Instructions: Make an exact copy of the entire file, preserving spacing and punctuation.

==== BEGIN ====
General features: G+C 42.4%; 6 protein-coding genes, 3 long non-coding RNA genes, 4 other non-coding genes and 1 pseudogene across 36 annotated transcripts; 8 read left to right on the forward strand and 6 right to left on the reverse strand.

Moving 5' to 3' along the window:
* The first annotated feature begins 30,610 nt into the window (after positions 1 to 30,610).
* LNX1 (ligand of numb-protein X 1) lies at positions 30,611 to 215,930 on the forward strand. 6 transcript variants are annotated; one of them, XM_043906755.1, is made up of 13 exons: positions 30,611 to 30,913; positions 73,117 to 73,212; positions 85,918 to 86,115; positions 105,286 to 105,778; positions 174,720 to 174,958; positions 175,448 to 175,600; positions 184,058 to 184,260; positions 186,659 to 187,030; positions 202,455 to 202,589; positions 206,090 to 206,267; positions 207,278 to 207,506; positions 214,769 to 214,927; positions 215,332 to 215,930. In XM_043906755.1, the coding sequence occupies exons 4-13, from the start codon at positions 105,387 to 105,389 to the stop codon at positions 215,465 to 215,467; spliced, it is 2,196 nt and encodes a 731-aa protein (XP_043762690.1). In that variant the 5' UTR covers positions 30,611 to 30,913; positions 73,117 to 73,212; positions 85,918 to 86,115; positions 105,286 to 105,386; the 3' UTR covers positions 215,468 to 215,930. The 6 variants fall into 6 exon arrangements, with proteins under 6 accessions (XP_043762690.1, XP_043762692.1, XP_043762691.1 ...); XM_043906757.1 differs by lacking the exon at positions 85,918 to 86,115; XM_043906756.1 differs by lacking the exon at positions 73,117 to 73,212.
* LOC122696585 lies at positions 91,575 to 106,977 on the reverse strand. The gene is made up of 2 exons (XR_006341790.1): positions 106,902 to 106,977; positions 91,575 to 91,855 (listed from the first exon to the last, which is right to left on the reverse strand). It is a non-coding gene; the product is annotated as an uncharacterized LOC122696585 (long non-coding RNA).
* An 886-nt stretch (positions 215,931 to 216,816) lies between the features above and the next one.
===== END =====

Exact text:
General features: G+C 42.4%; 6 protein-coding genes, 3 long non-coding RNA genes, 4 other non-coding genes and 1 pseudogene across 36 annotated transcripts; 8 read left to right on the forward strand and 6 right to left on the reverse strand.

Moving 5' to 3' along the window:
* The first annotated feature begins 30,610 nt into the window (after positions 1 to 30,610).
* LNX1 (ligand of numb-protein X 1) lies at positions 30,611 to 215,930 on the forward strand. 6 transcript variants are annotated; one of them, XM_043906755.1, is made up of 13 exons: positions 30,611 to 30,913; positions 73,117 to 73,212; positions 85,918 to 86,115; positions 105,286 to 105,778; positions 174,720 to 174,958; positions 175,448 to 175,600; positions 184,058 to 184,260; positions 186,659 to 187,030; positions 202,455 to 202,589; positions 206,090 to 206,267; positions 207,278 to 207,506; positions 214,769 to 214,927; positions 215,332 to 215,930. In XM_043906755.1, the coding sequence occupies exons 4-13, from the start codon at positions 105,387 to 105,389 to the stop codon at positions 215,465 to 215,467; spliced, it is 2,196 nt and encodes a 731-aa protein (XP_043762690.1). In that variant the 5' UTR covers positions 30,611 to 30,913; positions 73,117 to 73,212; positions 85,918 to 86,115; positions 105,286 to 105,386; the 3' UTR covers positions 215,468 to 215,930. The 6 variants fall into 6 exon arrangements, with proteins under 6 accessions (XP_043762690.1, XP_043762692.1, XP_043762691.1 ...); XM_043906757.1 differs by lacking the exon at positions 85,918 to 86,115; XM_043906756.1 differs by lacking the exon at positions 73,117 to 73,212.
* LOC122696585 lies at positions 91,575 to 106,977 on the reverse strand. The gene is made up of 2 exons (XR_006341790.1): positions 106,902 to 106,977; positions 91,575 to 91,855 (listed from the first exon to the last, which is right to left on the reverse strand). It is a non-coding gene; the product is annotated as an uncharacterized LOC122696585 (long non-coding RNA).
* An 886-nt stretch (positions 215,931 to 216,816) lies between the features above and the next one.